6. Have realistic expectations. There is nothing more frustrating than waking up the first morning after publishing your book and thinking you sold a million copies to find out you sold 1.
And that was to your mom.
Selling books is a slow process that will gain momentum every week you work at it. Stick with it and you will see the fruits of your labor.
7. Have other people read your book besides your editors. You want to get a readers perspective. What may make complete sense to you may not resonate with a reader.
Over the years I’ve been fortunate enough to get a team of Beta Readers. People who like my books enough that in return for a free copy are willing to read the book before publishing to give me feedback.
Now, this can also be a double-edged sword. You can’t please everyone, and sometimes too much feedback is stressful.
Be prepared to take the feedback with a grain of salt and don’t try to jump through hoops to make every change someone recommends. Especially since some will conflict.
8. Make sure your book is properly formatted for the platforms you are putting it on. Most platforms now have the ability to format your book from a Word doc to an ePub, Mobi, or whatever the platform requires.
However, I do NOT recommend this.
As awesome as Microsoft Word is, your book will lose some formatting in the conversion process. Turning it into a PDF before uploading it is marginally better, but you can still have some major issues.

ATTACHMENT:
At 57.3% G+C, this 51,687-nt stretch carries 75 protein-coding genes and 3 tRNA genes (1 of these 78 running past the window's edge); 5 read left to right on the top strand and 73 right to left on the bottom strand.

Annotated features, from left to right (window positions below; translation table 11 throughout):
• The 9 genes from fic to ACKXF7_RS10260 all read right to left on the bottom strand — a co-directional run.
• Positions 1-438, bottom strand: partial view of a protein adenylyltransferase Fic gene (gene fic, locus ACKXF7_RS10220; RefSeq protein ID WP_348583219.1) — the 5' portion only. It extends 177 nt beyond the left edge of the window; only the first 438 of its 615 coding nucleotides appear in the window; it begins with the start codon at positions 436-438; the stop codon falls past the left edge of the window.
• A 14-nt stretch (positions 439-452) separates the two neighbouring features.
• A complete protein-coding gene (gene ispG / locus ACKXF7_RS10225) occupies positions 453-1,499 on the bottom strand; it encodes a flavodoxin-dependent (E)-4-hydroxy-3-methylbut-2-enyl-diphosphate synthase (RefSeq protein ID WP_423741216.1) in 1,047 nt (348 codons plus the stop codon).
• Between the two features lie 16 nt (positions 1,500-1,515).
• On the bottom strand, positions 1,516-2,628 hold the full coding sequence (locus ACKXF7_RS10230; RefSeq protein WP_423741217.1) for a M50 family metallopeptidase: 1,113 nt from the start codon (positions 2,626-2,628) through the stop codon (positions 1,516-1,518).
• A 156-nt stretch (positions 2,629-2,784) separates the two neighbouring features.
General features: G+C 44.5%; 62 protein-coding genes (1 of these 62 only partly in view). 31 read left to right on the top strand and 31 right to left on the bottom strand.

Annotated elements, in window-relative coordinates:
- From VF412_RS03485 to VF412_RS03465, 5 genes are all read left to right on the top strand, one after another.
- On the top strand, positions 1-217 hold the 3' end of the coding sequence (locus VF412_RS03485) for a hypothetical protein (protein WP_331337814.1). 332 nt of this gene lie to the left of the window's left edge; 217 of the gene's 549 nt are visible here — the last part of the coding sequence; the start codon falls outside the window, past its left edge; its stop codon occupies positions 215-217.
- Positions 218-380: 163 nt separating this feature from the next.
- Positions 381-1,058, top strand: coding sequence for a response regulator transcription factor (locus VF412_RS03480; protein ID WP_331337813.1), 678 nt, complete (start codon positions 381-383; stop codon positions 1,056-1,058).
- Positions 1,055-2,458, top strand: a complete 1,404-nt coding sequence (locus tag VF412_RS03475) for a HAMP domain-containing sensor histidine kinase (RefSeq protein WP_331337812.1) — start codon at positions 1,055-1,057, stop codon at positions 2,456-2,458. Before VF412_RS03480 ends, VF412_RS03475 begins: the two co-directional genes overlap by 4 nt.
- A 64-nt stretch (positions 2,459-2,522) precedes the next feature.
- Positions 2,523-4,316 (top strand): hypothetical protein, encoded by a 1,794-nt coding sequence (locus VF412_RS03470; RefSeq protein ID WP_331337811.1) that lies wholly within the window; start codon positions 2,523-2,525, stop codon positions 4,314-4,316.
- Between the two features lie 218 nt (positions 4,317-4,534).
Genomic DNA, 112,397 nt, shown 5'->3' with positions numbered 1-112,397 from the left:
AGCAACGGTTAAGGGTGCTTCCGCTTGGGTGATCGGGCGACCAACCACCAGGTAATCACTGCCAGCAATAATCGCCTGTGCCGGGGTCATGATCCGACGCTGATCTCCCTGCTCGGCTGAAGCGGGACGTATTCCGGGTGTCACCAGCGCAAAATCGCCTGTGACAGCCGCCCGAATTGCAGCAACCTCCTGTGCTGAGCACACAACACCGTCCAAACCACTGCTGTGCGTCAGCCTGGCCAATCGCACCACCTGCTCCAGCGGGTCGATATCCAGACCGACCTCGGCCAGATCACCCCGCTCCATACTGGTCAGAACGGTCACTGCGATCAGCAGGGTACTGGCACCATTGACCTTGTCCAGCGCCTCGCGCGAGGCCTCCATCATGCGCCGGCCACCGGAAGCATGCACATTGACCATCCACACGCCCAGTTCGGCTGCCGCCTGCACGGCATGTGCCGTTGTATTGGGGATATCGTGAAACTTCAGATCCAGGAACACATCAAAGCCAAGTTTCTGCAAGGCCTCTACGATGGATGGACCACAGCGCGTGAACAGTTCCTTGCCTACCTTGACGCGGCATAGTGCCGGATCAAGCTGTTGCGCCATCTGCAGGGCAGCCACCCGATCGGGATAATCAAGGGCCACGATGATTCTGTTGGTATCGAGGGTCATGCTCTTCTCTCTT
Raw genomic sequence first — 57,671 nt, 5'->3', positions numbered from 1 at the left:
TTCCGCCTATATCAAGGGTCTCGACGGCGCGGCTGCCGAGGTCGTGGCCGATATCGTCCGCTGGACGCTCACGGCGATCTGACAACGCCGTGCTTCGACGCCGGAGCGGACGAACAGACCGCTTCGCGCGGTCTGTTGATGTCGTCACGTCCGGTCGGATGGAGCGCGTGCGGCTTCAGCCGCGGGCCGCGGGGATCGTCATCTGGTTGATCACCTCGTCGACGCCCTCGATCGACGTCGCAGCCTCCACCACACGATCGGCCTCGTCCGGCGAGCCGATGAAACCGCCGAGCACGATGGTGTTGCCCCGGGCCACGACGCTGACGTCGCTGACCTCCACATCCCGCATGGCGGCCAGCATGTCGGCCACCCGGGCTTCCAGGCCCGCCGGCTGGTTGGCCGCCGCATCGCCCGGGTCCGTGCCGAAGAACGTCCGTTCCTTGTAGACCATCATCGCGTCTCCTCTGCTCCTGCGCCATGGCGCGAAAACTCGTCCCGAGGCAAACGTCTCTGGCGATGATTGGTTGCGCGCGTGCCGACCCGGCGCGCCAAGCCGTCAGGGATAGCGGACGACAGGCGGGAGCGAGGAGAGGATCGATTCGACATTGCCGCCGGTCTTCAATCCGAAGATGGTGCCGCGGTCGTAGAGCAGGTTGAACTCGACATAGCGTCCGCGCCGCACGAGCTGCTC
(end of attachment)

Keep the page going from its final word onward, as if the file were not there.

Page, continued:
Out of all the costs associated with publishing your book, formatting is one of the less expensive ones. So my recommendation is don’t skimp on this step.
9. Have an outstanding title. First impression not only counts with your cover art but your title. Those are the 2 things that are going to reach out and GRAB someone.
Compel them to read the back blurb which will then entice them to buy.
Come up with a few different ones. This could be a great way to get readers engaged. Let them vote on it. See what kind of feedback you get.
10. Be professional. Most of the things I’ve talked about in this post all relate to this one. Be professional. I recently read a blog post that said it wasn’t about traditional publishing versus self-publishing anymore but professional publishing versus nonprofessional.
I loved how he worded it because I truly agree. Self-publishing has gotten a bad rap BECAUSE of all the sloppy, unprofessional work that’s been put out there.
I know I’ve put books out there that weren’t all that professional as I was starting my journey. I didn’t know better but I learned.
Often the hard way.
Being a successful author is a learning process. But the goal should be to get better every time you publish.
11. What are the goals for your book? Your end game, the time you have and want to invest in this, the plans you have for your writing career all play a part of figuring out what you want from each book you publish.
Of course, you want the obvious. To sell books.
But how many you sell will be a result of how much time and effort you can put into the marketing. And we are all at different stages in our career.
No matter what your goal is. Big or small embrace it and be proud of it.
12. Your back matter. After the title and your awesome cover catch the readers eye, they will read the blurb. At least that’s the hope.
The few paragraphs summing up what your book is all about needs to be enticing so it will ensure the reader MUST buy your book because they just have to find out whats going to happen next.
This could be a list of 112 things to do before you self-publish, but I need to stop at some point.
Your self publishing journey will be frustrating at times, and you may want to quit. In fact, I’m sure you’ll want to quit. I know I have a million times. But then I rally and get back in the game because it’s worth it.
So GO! Get writing!